The Winter 2021 issue of the Environmental Sociology Section Newsletter is now available for download (PDF). In this issue: A message from the section chair, Rachel Shwom; Call for Paper guidelines for the 2021 American Sociological Association (ASA) Annual Meeting (including the topics of our section sessions); Call for Award Nominations for the Marvin E. Olsen Student Paper Award and the Allan Schnaiberg Outstanding Publication Award (more information on these and other awards on Section Awards; and many excellent recent publications (both books and articles).
The Fall 2020 issue of the Environmental Sociology Section Newsletter is now available for download (PDF). In this issue: A message from the section chair, Rachel Shwom, on the social, environmental, and health problems we are personally and collectively facing and how our section is progressing on addressing some of these problems; feature essays including a very timely one on zoonotic spillover, normal accidents, and treadmill theory by Michael Ryan Lengefeld, Greg Hooks, and Chad L. Smith and one on how environmental case studies can help our environmental sociology courses by Amanda McMillan Lequieu; section events and news; section awards and calls for papers; and recent publications.
The Summer 2020 issue of the Environmental Sociology Section Newsletter is now available for download (PDF). In this issue: A message from the section chair, Jill Lindsey Harrison, on what we can do as environmental sociologists to challenge white supremacy in our section and beyond; a statement in solidary with and support of Black lives from the council members; feature essays including one on abolition and environmental sociology by Lindsey Dillon, one on how the Natural Hazards Center and CONVERGE Facility at the University of Colorado Boulder supports research on COVID-19 by Lori Peek, Candace Evans, and Jessica Austin, and one on job market advice by Janet Lorenzen; section events and news; section awards and calls; and recent publications.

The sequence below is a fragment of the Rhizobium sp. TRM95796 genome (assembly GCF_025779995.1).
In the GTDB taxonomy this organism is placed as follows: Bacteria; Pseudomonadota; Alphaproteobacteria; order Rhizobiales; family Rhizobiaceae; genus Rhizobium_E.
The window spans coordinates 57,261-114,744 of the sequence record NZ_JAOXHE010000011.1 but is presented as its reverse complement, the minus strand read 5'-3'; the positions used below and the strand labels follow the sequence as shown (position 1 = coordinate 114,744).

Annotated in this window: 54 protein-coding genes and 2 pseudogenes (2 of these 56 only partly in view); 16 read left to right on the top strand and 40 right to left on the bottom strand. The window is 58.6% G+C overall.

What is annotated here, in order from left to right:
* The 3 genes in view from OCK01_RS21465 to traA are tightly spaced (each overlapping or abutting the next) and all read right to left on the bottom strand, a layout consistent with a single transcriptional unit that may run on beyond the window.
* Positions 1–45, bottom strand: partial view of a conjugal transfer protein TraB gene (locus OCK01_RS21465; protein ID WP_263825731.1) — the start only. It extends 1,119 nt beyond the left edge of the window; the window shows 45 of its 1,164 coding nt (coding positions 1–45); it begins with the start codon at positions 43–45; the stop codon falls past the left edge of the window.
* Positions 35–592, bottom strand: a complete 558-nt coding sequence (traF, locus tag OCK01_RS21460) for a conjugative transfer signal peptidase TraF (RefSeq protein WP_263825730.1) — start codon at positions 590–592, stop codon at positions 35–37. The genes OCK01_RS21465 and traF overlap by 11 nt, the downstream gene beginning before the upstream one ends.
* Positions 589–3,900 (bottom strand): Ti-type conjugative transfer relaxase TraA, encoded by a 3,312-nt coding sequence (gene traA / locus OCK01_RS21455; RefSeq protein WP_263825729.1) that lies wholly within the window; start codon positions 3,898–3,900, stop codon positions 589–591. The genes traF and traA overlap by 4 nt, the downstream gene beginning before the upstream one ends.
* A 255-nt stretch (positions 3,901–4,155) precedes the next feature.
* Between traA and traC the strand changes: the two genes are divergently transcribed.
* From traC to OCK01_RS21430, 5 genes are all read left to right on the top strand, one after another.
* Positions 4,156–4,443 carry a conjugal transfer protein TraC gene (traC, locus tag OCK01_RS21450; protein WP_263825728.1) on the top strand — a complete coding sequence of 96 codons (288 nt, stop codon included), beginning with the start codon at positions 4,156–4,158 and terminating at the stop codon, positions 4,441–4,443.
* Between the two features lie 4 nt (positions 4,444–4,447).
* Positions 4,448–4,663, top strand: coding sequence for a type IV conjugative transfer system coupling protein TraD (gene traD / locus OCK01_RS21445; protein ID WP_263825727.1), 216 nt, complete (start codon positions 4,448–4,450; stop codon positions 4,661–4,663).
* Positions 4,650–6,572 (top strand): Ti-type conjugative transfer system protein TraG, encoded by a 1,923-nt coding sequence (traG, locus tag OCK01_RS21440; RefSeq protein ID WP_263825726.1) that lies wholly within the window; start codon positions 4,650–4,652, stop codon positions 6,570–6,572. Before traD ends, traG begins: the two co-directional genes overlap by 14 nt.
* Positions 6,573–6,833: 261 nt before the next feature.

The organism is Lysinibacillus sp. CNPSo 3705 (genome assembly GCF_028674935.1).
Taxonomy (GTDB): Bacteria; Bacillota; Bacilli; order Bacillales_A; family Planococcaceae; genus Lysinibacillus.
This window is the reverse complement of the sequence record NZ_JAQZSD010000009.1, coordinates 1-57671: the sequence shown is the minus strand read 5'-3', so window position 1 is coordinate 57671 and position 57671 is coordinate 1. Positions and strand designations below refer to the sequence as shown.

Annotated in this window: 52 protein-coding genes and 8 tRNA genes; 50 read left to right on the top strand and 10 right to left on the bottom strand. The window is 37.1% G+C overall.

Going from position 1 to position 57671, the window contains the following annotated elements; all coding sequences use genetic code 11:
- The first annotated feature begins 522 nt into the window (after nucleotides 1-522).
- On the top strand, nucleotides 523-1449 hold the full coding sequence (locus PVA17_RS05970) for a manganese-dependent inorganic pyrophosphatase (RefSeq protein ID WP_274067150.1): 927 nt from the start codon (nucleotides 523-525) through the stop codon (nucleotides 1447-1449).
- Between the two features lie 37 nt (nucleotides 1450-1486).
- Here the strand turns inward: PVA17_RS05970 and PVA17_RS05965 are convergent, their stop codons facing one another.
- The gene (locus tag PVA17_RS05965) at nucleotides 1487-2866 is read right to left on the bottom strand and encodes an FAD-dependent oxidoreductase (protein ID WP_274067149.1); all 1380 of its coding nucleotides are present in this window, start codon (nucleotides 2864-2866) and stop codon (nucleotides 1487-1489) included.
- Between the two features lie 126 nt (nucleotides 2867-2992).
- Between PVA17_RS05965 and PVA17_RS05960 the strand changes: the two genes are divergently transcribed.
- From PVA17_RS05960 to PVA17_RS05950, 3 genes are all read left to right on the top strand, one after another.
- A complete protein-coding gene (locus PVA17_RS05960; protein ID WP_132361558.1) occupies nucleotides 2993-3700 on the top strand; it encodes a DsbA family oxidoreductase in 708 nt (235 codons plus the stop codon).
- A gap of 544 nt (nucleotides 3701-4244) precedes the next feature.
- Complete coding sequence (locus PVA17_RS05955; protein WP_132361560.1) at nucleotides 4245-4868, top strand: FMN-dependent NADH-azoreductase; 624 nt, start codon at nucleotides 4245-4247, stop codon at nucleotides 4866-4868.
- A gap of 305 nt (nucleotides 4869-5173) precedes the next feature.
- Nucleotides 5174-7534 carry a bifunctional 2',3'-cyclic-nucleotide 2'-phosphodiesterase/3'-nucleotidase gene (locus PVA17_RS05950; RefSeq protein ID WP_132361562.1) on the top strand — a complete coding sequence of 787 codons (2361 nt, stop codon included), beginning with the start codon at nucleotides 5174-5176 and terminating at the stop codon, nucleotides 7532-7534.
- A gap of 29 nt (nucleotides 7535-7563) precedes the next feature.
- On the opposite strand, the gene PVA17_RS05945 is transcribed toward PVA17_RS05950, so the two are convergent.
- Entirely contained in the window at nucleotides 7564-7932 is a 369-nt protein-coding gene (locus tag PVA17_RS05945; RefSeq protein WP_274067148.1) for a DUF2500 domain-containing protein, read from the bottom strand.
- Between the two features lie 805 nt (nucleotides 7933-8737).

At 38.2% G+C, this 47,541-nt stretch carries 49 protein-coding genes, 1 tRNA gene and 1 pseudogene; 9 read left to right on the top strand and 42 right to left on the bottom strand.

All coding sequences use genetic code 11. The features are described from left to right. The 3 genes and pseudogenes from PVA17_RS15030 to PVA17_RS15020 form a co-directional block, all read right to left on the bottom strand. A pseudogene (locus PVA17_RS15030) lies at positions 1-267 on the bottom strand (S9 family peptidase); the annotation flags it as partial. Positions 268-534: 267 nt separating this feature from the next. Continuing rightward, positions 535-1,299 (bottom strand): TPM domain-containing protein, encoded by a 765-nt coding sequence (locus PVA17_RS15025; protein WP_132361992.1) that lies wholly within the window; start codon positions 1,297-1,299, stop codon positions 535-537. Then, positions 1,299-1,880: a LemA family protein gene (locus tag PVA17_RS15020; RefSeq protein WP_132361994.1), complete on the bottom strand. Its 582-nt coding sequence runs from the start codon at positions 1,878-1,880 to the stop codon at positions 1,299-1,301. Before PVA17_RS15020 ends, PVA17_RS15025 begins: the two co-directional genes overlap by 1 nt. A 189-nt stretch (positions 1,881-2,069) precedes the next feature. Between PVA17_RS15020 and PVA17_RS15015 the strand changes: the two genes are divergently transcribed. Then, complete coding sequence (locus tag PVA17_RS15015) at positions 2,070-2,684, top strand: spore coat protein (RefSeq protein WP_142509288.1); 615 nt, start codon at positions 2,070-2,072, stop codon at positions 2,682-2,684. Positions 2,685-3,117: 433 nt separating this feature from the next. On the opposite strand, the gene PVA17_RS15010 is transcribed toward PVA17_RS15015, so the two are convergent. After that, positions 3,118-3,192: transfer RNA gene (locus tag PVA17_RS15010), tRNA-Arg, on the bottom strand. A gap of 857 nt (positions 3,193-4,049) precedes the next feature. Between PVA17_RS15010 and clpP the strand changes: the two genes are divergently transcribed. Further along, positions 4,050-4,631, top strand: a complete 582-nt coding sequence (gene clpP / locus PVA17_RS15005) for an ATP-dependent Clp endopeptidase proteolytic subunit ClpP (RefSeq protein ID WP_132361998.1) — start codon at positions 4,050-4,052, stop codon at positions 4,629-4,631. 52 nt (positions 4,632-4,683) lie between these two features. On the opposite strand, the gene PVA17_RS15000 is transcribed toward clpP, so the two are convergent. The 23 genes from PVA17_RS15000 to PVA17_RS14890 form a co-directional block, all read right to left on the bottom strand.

We are seeking nominations for the Committee on Racial Exclusion and Equity, a new formal committee of the ASA Environmental Sociology Section, which was approved by section membership this spring and will begin its work this fall. The Committee’s mission is to assess and help address the historical and contemporary state of racial exclusion and equity in the Section with curiosity and a critical lens. The committee may undertake various projects and/or initiatives to achieve this mission with the objective of creating an empathetic yet critical space for conversation, reflection, and new scholarship on racial exclusion and equity as it relates to environmental sociology. The chair and other members of this new committee will be appointed by a consensus decision of the section chair and the ad hoc committee on racial equity from a list of candidates derived by soliciting nominations from section members and others. The committee will strive to be a racially diverse committee, as well as represent diversity with respect to career stage, gender, and other lines of inequality within the section. The committee chair must be a member of ASA during their time as chair, per ASA rules. We are now soliciting nominations for this committee’s chair and other members; self-nominations are welcome and encouraged. If you are interested in serving as chair or other member of this committee, want to nominate people for it, or have questions about these positions, please contact section chair Jill Harrison at email@example.com.